Mankato Marathon The Mankato Marathon is two days of races and other health- and runningbased events held Oct. 19-20. Below is a full list of the events and important information for racers. Saturday • Scheels Sports and Health Expo: The Scheels Sports and Health Expo is the home base for Mankato Marathon. Open from 12-7 p.m. at Myers Field House at Minnesota State University. Here you can pick up your info packets for the races and register for any races that are not currently full. There will also be a variety of vendors and exhibitors.

Wireless Center. Mankato HalfMarathon: The Half race starts at 8 a.m. at the Minnesota State University campus parking lot and will finish downtown on Riverfront Drive near the Verizon Wireless Center. Get more information, register or view course maps at

• Orthopaedic and Fracture Clinic Speaker Series: Listen to speakers talk a variety of topics from 1:30-7 p.m. at Myers Field House at Minnesota State University. • Toddler Trot: This 50 yard dash for ages 2-5 starts at 1 p.m. at the Scheels Sports and Health Expo. • Diaper Dash: This 10-yard dash for ages up to 24 months starts at 1:10 p.m. at the Scheels Sports and Health Expo. • Kids K: Kids will line up and start YMCA warm-up activities at 2:15 p.m. at Minnesota State Unviersity. The race for ages 7 to 10 starts at 2:30 p.m. and the race for ages 6 and under starts at 2:45 p.m. • Mankato Marathon 5K: The race starts at 4 p.m. at the Minnesota State University campus parking lot, and finishes at the same location. The race awards will be at 5:30 p.m. during the speaker series. Sunday • Mankato Marathon 10K: The 10K race starts at 7:30 a.m. at the Minnesota State University campus parking lot and will finish downtown on Riverfront Driver near the Verizon Wireless Center. • Marathon and Relay: The Marathon and Relay race starts at 8 a.m. at the Minnesota State University campus parking lot and will finish downtown on Riverfront Drive near the Verizon


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40 • october 2013 • MANKATO MAGAZINE

Faces & Places

Photos By Sport Pix

Blue Earth county fair 1. Competitors do their best to keep a hold of their lambs during the market lamb competition. 2. Taylor Hollerich takes her paint quarter-horse Ms. Rocket for a trot around the arena in Garden City. 3. County fairs are anything but glamerous. Brock Hansen (9) gives one of his pigs a bath before their showing. 4. From left: Abby (9), Luke (7), Erin and Lilly (2) Scholtes play a few games of bingo. 5. Olivia Oftedahl (8) strokes a bunny in petting zoo. 6. Paige Hoehn and her mom, Joanne, soak up a little bit of history while at the Blue Earth County Fair. 7. (L to R) Ada Koehler and Emily Anderson take a ride on the camel at the Animal Fest exhibit. 8. One barn smelled as fresh as a garden, as flowers were displayed throughout.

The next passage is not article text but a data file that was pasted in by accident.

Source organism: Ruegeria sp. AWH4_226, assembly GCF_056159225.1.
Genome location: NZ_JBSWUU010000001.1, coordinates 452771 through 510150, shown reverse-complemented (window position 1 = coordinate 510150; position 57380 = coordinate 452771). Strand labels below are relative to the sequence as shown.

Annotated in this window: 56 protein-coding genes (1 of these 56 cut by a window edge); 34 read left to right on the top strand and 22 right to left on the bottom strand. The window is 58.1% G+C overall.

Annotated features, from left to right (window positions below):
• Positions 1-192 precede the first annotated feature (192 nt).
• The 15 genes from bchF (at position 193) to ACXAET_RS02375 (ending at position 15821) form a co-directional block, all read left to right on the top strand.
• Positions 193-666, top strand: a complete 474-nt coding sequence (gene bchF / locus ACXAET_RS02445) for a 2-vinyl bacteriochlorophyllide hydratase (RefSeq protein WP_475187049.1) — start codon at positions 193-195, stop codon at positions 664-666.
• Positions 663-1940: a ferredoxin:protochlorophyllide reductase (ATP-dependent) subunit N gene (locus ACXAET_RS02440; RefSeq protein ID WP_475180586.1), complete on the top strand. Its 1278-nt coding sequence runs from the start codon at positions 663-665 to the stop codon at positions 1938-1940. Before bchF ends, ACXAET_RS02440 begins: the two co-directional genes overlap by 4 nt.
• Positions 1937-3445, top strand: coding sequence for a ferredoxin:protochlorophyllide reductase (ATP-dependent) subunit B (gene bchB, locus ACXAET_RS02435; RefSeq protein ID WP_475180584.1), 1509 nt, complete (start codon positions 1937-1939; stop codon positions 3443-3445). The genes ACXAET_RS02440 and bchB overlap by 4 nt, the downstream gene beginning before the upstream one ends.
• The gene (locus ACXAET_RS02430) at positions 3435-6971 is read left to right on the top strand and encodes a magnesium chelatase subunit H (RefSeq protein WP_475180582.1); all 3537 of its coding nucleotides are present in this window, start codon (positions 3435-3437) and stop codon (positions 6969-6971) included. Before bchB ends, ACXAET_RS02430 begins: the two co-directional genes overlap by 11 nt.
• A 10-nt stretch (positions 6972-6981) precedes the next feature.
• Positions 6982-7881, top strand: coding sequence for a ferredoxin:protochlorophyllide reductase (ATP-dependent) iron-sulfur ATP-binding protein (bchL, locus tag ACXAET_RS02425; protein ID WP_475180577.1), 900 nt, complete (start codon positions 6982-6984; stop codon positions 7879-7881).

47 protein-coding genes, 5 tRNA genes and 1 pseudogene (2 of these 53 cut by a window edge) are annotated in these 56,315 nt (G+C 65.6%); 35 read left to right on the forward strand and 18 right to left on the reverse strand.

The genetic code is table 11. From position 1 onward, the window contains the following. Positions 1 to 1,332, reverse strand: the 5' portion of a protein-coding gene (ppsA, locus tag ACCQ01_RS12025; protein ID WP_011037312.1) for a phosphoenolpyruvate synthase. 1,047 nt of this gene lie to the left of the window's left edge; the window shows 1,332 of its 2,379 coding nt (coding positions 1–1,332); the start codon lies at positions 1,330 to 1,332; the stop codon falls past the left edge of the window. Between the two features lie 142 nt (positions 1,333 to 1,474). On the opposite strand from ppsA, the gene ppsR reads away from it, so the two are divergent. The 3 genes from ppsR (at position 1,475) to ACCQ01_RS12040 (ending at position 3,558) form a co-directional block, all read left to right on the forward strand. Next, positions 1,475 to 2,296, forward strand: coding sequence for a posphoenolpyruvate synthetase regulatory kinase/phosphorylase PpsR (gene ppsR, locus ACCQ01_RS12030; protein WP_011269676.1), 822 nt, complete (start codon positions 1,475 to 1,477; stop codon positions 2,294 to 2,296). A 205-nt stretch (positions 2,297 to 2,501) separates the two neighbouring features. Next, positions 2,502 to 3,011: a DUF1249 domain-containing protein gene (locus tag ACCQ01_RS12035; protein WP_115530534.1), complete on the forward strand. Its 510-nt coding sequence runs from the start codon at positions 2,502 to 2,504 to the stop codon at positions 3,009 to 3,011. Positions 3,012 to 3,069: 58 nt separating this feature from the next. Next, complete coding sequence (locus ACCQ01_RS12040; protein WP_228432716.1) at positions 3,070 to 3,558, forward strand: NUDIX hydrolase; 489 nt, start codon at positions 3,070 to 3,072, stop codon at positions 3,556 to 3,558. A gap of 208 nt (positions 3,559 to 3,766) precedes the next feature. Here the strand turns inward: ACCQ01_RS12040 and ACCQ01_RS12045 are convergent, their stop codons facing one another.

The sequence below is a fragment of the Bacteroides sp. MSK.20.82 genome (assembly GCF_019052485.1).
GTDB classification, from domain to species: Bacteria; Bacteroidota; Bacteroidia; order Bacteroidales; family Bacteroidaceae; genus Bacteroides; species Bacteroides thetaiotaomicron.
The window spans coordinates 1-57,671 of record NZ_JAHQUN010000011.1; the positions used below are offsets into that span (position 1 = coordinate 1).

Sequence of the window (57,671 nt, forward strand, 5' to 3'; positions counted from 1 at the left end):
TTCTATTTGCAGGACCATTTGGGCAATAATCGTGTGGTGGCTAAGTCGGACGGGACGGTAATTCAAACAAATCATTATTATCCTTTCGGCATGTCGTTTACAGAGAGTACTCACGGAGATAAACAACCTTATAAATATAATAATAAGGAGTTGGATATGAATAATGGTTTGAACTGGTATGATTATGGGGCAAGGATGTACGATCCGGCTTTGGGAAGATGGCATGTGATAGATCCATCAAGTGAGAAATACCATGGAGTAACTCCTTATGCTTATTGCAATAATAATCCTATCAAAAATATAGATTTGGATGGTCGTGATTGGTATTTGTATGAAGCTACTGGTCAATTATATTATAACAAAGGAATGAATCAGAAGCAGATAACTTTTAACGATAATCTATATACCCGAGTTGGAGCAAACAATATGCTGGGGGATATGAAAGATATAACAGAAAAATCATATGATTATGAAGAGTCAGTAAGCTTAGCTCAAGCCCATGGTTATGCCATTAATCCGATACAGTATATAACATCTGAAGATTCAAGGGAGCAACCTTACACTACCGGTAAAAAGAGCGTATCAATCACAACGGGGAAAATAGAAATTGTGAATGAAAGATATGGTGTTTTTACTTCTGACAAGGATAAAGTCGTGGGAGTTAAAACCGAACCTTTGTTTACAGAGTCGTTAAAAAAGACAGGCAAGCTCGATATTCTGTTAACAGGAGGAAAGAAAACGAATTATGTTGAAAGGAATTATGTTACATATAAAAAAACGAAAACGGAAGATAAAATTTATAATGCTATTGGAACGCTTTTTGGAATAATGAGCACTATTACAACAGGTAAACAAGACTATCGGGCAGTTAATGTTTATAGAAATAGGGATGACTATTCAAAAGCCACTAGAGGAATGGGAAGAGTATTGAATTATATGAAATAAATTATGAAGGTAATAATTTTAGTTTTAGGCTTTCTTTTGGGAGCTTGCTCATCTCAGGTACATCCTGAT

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MANKATO MAGAZINE • october 2013 • 41

Faces & Places

Photos By Sport Pix

Tune it up for the troops 1. One of the singers in Powerhouse belts out a few tunes, getting the party started right in Riverfront Park. 2. This custom airbrushed bike was up for auction at the event, a paint job that cost about $30,000. 3. As games, music and people flood Riverfront Park, party-goers still find room to sit and enjoy their surroundings. 4. Cadence Tish, 8, soars down a zip line, one of the new family friendly games brought into the event. 5. A lone flag waves in the wind, welcoming people into Riverfront Park for the Tune it up for the troops event. 6. Dog tags hang solemnly on a wodden statue of a soldiers belongings.


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42 • october 2013 • MANKATO MAGAZINE



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By Pete Steiner

Hangin’ at the Albatross I

t wasn’t Studio 54. But for Mankato at the time, it wasn’t a bad approximation. The Albatross. Or simply, “The ‘Tross.” Dancing. Good times. Viking sightings. Sex in the city. Perhaps no bar, not even the Square Deal or the Caledonia or The Hurdy Gurdy, ever achieved the legendary status of Al Gruidl’s establishment on Warren Street. As one friend pointed out in 1976, ‘The drinking age was 19. So you put this sort of forbidden place right across the street from the college campus — what do you think is gonna happen?” It was late in the “Me” decade. Disco had taken the country by storm and, in December 1977, the mega-hit movie “Saturday Night Fever” was pumping out “Stayin’ Alive” and other dance favorites to radio stations and dance clubs. “Urban Renewal” had obliterated most of Mankato’s legendary downtown live music bars, including the granddaddy of them all, The Rathskeller. So Gruidl took his liquor license up the hill into the new strip mall on Warren Street. They put in some crazy, modernist angles, an elevated dance floor, some big subwoofers — and voila — the Albatross, capable of holding 1,000 patrons a night, had landed.

“Remember Hi Ho Silver night and Schooner nights at the Tross?? I still have my schooner!!” — from an online chat room “I think I had some good times there, but I really can’t remember.” — Reply from a friend who frequented the Albatross.